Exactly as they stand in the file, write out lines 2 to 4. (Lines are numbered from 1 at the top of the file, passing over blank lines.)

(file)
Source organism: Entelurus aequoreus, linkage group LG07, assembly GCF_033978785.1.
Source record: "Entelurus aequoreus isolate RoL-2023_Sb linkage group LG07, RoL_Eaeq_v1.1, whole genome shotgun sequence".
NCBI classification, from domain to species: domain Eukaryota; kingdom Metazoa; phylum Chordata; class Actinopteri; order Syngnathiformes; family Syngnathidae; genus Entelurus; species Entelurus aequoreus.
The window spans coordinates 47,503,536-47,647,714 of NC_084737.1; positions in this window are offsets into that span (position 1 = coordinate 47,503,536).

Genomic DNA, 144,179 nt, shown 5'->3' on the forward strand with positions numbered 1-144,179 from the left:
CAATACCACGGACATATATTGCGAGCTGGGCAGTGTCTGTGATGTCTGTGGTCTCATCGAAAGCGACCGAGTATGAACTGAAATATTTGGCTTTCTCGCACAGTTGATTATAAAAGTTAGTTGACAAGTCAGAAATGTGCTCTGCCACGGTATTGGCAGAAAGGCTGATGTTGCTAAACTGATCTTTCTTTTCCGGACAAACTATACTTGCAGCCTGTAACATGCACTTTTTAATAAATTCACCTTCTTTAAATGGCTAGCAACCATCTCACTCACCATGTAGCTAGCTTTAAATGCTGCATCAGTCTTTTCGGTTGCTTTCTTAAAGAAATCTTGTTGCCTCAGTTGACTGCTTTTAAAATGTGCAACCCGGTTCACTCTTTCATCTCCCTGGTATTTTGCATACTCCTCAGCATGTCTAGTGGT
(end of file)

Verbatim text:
Source record: "Entelurus aequoreus isolate RoL-2023_Sb linkage group LG07, RoL_Eaeq_v1.1, whole genome shotgun sequence".
NCBI classification, from domain to species: domain Eukaryota; kingdom Metazoa; phylum Chordata; class Actinopteri; order Syngnathiformes; family Syngnathidae; genus Entelurus; species Entelurus aequoreus.
The window spans coordinates 47,503,536-47,647,714 of NC_084737.1; positions in this window are offsets into that span (position 1 = coordinate 47,503,536).